Friday, February 12, 2016 - 2:00pm to 4:00pm
Location: 
18th Floor Patterson Office Tower

David Ciavatta (Ryerson University)

"Merleau-Ponty and the Phenomenology of Natural Time"

Like Bergson and Heidegger before him, Merleau-Ponty argues for an intimate link between time and our distinctive character as finite, historical beings.  Merleau-Ponty likewise holds that our familiar conception of objective or clock time—a uniform, quantifiable time that purports to be indifferent to and independent of our lived experience—is in the end founded upon the temporality peculiar to the internal dynamics of experience itself.  However, Merleau-Ponty arguably adds a distinctive new layer to this phenomenological approach to thinking about time.  For in the Phenomenology of Perception there are the traces of a phenomenology of the cyclical time of nature, and this cyclical time is arguably different from, and irreducible to, both objective time and the uniquely historical time characteristic of human experience. 

My goal is to offer a basic reconstruction of Merleau-Ponty’s phenomenology of natural time, and to show that it shapes Merleau-Ponty’s account of human experience in substantial and interesting ways.  It turns out, for instance, that on Merleau-Ponty’s account we are always experiencing the present “now” in terms of different time-scales:  while, from certain narrower time scales, the present is historically unique and neatly individuated (as in typical empiricist conceptions of experience), there are also broader, more cyclical time scales operative within experience, and these abstract from individuated details and capture only the more generic, repeating structures at play in the phenomenal world.  For Merleau-Ponty, I suggest, the most fruitful way to understand the link between human subjectivity and the natural world is to explore the ways in which human experience itself negotiates these differing ways of engaging with time that are internal to it.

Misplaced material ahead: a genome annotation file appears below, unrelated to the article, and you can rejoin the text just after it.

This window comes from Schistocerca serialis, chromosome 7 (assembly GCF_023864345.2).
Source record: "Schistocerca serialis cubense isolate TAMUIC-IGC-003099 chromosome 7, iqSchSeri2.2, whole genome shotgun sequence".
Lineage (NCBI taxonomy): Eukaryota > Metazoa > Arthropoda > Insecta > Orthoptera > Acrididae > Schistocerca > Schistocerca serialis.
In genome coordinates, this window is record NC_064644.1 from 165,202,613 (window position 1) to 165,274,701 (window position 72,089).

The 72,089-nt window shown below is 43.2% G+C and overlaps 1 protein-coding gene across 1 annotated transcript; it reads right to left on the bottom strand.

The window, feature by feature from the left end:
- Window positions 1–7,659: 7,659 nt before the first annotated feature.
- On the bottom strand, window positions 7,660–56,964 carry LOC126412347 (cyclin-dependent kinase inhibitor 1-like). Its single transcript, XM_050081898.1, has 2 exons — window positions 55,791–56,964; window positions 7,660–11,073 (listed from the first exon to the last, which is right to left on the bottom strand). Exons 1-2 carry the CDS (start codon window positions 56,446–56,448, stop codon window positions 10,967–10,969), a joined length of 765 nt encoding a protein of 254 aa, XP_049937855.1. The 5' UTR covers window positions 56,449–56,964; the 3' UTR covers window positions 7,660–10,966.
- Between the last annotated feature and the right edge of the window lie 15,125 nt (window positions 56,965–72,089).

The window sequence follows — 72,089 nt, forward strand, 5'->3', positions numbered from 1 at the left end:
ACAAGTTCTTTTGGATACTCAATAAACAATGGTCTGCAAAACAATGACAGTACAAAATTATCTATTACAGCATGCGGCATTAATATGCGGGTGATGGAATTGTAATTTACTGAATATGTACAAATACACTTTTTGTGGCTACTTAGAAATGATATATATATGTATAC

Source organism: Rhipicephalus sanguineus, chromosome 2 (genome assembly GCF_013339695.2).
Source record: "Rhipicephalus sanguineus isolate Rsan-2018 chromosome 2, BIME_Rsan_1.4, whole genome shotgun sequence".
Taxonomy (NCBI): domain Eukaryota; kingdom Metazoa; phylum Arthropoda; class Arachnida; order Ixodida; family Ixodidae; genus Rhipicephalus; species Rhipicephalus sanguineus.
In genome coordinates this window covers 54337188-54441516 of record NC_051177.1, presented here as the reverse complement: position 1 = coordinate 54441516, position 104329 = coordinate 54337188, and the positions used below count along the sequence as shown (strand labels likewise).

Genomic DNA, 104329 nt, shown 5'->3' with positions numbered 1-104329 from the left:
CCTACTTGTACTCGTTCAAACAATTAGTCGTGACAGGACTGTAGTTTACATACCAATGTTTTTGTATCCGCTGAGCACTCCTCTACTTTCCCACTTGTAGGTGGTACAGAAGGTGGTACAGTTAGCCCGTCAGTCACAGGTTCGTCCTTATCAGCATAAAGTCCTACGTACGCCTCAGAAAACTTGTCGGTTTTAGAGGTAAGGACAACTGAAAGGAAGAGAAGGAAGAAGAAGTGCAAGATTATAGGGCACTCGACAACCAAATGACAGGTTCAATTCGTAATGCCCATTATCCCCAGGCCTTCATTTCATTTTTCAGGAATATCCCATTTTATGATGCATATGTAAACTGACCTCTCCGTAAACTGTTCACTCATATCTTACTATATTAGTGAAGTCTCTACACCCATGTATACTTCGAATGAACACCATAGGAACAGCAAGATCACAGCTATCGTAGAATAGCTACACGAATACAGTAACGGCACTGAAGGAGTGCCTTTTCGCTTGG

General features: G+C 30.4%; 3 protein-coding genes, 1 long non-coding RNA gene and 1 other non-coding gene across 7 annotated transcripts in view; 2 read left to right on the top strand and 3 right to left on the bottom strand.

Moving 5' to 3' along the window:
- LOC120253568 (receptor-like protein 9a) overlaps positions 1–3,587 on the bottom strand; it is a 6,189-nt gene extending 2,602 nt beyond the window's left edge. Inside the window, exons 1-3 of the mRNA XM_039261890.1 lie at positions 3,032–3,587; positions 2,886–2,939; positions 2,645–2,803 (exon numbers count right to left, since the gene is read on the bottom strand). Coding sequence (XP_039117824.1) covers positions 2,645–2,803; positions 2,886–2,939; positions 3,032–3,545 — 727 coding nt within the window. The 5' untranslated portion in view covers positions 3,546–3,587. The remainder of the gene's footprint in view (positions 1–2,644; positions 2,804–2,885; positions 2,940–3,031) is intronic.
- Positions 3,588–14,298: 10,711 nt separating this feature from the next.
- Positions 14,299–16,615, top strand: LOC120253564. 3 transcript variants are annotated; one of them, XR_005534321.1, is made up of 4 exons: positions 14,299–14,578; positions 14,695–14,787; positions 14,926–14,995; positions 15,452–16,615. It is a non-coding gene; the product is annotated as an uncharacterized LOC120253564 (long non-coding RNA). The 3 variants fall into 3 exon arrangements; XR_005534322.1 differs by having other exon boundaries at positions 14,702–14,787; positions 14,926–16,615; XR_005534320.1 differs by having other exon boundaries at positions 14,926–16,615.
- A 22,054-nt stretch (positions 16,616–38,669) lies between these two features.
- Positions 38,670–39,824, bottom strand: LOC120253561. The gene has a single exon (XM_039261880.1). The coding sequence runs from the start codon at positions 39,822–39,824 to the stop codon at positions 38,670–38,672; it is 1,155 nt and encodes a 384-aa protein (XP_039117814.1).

Date: 
Friday, February 12, 2016 - 4:00pm to 6:00pm
Location: 
Main Administration 005